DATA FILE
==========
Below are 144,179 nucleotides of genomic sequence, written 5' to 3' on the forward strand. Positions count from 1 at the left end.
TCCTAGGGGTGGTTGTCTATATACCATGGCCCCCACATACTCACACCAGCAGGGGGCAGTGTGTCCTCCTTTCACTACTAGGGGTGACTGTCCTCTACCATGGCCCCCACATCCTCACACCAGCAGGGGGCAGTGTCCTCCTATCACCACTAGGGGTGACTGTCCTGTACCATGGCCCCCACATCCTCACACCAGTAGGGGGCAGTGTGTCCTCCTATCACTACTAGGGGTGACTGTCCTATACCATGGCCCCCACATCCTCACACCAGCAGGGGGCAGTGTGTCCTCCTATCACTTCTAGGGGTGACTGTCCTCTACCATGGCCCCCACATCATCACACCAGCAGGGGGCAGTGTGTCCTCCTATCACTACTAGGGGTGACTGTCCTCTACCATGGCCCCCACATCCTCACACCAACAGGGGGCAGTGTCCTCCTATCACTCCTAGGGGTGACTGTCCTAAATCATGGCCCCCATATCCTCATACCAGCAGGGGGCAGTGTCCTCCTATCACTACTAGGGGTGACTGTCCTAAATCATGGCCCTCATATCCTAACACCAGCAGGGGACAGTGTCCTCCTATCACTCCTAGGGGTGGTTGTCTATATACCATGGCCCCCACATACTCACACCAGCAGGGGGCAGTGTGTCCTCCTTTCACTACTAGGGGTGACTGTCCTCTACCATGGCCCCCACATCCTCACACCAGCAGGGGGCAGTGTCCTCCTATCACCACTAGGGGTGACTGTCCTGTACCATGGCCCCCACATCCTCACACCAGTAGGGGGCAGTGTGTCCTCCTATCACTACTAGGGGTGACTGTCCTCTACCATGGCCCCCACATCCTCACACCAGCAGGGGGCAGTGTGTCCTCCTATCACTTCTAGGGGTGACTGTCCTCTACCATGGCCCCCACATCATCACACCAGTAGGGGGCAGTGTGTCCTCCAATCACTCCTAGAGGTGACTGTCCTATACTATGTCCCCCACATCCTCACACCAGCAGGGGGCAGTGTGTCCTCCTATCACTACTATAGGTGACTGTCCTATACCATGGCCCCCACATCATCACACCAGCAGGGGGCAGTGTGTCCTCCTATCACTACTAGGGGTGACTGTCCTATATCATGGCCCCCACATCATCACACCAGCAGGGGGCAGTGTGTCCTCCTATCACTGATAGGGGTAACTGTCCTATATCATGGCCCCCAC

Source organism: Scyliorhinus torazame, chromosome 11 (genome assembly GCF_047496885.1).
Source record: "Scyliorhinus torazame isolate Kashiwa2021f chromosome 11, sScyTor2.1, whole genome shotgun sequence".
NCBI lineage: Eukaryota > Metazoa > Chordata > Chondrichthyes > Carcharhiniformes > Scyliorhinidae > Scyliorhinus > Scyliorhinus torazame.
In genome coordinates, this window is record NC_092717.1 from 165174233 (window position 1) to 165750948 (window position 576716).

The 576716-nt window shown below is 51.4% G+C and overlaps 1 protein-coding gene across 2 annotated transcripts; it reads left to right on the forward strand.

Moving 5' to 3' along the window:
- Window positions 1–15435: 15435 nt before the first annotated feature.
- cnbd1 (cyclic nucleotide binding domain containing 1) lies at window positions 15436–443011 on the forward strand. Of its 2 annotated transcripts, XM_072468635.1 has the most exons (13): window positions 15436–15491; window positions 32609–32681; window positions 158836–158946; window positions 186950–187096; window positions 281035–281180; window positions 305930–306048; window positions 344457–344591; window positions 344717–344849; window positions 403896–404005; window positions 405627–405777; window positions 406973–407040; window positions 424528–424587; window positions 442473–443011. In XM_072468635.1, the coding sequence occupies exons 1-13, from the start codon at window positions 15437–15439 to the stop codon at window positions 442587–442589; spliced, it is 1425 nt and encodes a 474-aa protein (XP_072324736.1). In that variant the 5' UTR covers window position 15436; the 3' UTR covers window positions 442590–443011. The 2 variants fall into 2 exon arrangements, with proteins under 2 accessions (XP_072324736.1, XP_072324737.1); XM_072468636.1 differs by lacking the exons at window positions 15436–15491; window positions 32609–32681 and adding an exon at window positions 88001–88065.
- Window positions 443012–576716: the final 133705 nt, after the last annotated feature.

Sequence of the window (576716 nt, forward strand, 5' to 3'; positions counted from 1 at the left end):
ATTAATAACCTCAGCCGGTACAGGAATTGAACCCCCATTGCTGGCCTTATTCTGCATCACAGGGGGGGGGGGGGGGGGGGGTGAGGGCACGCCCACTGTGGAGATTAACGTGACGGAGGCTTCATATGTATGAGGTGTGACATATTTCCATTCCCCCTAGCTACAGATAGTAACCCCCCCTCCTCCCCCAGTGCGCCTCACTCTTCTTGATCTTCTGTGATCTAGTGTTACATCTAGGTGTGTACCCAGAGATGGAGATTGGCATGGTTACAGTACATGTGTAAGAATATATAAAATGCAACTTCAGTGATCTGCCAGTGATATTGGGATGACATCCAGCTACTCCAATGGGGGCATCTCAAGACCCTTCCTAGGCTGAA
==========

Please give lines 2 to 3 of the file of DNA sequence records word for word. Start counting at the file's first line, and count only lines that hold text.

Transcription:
TCCTAGGGGTGGTTGTCTATATACCATGGCCCCCACATACTCACACCAGCAGGGGGCAGTGTGTCCTCCTTTCACTACTAGGGGTGACTGTCCTCTACCATGGCCCCCACATCCTCACACCAGCAGGGGGCAGTGTCCTCCTATCACCACTAGGGGTGACTGTCCTGTACCATGGCCCCCACATCCTCACACCAGTAGGGGGCAGTGTGTCCTCCTATCACTACTAGGGGTGACTGTCCTATACCATGGCCCCCACATCCTCACACCAGCAGGGGGCAGTGTGTCCTCCTATCACTTCTAGGGGTGACTGTCCTCTACCATGGCCCCCACATCATCACACCAGCAGGGGGCAGTGTGTCCTCCTATCACTACTAGGGGTGACTGTCCTCTACCATGGCCCCCACATCCTCACACCAACAGGGGGCAGTGTCCTCCTATCACTCCTAGGGGTGACTGTCCTAAATCATGGCCCCCATATCCTCATACCAGCAGGGGGCAGTGTCCTCCTATCACTACTAGGGGTGACTGTCCTAAATCATGGCCCTCATATCCTAACACCAGCAGGGGACAGTGTCCTCCTATCACTCCTAGGGGTGGTTGTCTATATACCATGGCCCCCACATACTCACACCAGCAGGGGGCAGTGTGTCCTCCTTTCACTACTAGGGGTGACTGTCCTCTACCATGGCCCCCACATCCTCACACCAGCAGGGGGCAGTGTCCTCCTATCACCACTAGGGGTGACTGTCCTGTACCATGGCCCCCACATCCTCACACCAGTAGGGGGCAGTGTGTCCTCCTATCACTACTAGGGGTGACTGTCCTCTACCATGGCCCCCACATCCTCACACCAGCAGGGGGCAGTGTGTCCTCCTATCACTTCTAGGGGTGACTGTCCTCTACCATGGCCCCCACATCATCACACCAGTAGGGGGCAGTGTGTCCTCCAATCACTCCTAGAGGTGACTGTCCTATACTATGTCCCCCACATCCTCACACCAGCAGGGGGCAGTGTGTCCTCCTATCACTACTATAGGTGACTGTCCTATACCATGGCCCCCACATCATCACACCAGCAGGGGGCAGTGTGTCCTCCTATCACTACTAGGGGTGACTGTCCTATATCATGGCCCCCACATCATCACACCAGCAGGGGGCAGTGTGTCCTCCTATCACTGATAGGGGTAACTGTCCTATATCATGGCCCCCAC

Source organism: Scyliorhinus torazame, chromosome 11 (genome assembly GCF_047496885.1).